Color impacts our perception of products, websites and retail experiences, but how much influence do colors have on our behavior as consumers? We know that the power of color is very much in the eye of the shopper, attached to cultural and personal associations. So when we read about how 'red makes people do this' while 'blue makes people do that,' we know to take it with a grain of our own knowledge that information is only as good as the data and conditions it is based on. To answer the question posed in the first sentence: we don't know. If you know, please share it with us.
The main point KISSmetrics tries to make with this infographic is that color is the strongest and most persuasive visual cue... What do you think? are you persuaded by colors? Is this infographic just recycling the same old unproven information? Are we making it worse by re-recycling (we've done it before)? Check out the sources for yourself, they might be able to help you make those color choices, or they could just simply be an interesting read. You can also look at the discussions about this infographic going on in the comments at KISSmetrics & Huffington Post.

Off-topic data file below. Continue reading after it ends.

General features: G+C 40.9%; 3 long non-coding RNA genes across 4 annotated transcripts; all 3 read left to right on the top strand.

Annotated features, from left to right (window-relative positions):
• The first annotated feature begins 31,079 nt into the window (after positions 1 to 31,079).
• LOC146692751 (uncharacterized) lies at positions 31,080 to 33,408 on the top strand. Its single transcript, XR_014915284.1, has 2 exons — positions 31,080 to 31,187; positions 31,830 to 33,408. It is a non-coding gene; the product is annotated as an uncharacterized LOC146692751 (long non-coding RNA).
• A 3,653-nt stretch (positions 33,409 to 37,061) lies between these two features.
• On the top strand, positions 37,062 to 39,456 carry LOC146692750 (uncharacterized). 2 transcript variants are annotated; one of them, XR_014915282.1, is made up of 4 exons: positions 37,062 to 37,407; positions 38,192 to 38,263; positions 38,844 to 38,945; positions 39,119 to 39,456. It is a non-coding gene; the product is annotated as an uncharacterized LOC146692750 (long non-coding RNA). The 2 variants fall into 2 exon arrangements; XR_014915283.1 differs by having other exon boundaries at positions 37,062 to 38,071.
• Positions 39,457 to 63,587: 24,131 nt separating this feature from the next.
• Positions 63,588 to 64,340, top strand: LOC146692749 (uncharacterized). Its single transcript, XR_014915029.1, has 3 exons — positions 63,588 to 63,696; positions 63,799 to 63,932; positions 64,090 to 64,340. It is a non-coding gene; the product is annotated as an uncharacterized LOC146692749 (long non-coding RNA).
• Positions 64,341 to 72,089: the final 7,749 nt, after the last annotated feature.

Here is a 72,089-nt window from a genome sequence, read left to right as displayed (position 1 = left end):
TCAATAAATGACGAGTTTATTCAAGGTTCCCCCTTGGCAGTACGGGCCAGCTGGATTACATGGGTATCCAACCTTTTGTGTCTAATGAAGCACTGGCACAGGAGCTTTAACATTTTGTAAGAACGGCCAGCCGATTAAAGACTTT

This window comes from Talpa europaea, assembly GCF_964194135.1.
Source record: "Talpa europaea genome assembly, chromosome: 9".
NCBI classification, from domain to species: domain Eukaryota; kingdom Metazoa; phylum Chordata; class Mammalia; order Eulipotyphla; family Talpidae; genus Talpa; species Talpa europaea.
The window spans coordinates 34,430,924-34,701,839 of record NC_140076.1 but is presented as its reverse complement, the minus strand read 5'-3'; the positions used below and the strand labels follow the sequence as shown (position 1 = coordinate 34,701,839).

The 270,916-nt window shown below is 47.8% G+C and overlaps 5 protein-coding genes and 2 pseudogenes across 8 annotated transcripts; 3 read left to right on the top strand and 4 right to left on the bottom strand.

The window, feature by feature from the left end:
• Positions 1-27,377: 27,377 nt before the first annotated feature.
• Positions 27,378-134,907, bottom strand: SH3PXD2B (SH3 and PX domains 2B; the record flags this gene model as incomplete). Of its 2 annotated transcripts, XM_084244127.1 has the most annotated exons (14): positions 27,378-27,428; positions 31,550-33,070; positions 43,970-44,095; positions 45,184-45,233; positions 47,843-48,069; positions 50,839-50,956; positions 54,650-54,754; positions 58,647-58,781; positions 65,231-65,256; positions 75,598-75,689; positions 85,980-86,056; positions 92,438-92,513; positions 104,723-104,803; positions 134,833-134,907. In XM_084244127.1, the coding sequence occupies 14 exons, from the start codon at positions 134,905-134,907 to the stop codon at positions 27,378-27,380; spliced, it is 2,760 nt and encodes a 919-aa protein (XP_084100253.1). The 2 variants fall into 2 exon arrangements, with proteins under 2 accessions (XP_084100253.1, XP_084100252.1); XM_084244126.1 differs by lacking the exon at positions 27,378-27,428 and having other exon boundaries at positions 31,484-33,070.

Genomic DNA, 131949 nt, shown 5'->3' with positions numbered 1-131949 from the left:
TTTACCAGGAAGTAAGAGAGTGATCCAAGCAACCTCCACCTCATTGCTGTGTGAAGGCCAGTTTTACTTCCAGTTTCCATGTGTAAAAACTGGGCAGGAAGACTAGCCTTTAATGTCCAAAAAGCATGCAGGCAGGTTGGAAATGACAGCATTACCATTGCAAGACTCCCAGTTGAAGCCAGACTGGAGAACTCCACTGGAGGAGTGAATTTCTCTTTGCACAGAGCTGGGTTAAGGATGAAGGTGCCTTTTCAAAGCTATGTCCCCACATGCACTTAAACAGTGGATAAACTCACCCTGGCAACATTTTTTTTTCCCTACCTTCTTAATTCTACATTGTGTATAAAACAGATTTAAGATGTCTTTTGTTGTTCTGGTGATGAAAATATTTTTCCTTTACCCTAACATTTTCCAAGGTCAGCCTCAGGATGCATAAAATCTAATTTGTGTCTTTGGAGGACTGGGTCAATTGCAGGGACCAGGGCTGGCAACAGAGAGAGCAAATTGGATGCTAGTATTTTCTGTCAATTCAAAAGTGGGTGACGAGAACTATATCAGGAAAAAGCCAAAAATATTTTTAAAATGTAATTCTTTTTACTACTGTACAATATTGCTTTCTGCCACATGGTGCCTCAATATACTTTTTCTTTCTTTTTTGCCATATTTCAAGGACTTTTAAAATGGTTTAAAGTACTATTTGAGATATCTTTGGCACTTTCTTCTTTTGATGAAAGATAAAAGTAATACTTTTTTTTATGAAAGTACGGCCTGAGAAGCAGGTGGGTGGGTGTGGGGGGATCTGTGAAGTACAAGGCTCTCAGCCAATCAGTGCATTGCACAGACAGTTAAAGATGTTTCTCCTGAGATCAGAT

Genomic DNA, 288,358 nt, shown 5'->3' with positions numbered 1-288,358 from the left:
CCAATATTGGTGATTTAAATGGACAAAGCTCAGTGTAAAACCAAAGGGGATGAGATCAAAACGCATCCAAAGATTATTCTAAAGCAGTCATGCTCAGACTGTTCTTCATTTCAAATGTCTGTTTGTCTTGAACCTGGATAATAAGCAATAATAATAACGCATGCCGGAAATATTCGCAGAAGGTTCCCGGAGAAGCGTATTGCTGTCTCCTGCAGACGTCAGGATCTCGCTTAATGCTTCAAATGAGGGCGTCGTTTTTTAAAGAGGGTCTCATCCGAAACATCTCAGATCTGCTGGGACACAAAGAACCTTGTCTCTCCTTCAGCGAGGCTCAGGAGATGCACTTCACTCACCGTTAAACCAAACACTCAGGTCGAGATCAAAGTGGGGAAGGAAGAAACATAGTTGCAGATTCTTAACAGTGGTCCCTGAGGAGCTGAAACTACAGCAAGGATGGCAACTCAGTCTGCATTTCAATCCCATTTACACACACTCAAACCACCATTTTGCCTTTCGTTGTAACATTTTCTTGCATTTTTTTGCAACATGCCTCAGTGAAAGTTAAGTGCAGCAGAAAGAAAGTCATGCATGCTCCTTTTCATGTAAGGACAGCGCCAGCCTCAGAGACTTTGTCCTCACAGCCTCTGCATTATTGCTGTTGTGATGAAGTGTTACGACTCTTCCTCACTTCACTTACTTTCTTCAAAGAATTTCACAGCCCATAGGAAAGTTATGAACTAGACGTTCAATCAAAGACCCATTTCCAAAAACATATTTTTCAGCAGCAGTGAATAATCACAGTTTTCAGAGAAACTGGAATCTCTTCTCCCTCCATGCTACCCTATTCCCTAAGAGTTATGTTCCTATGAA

So, if you can't trust the color data what can you trust? Yourself, your customers and your own findings. Keep it visual: if it looks good on your products and it looks good with other colors you've already decided on (i.e. existing website, business identity) then it will look good to your customers.
I think the best colors to use are those that reflect the personality of the products and the people behind the products. If you make products for likeminded people, and you're one of those people, chances are those people will share your taste in color. And if you really want to consider the thoughts of others (which is a smart and nice thing to do) A/B test your colors and let your own data, based on your own customers, help you decide.
The color love in this post was sponsored by HP.
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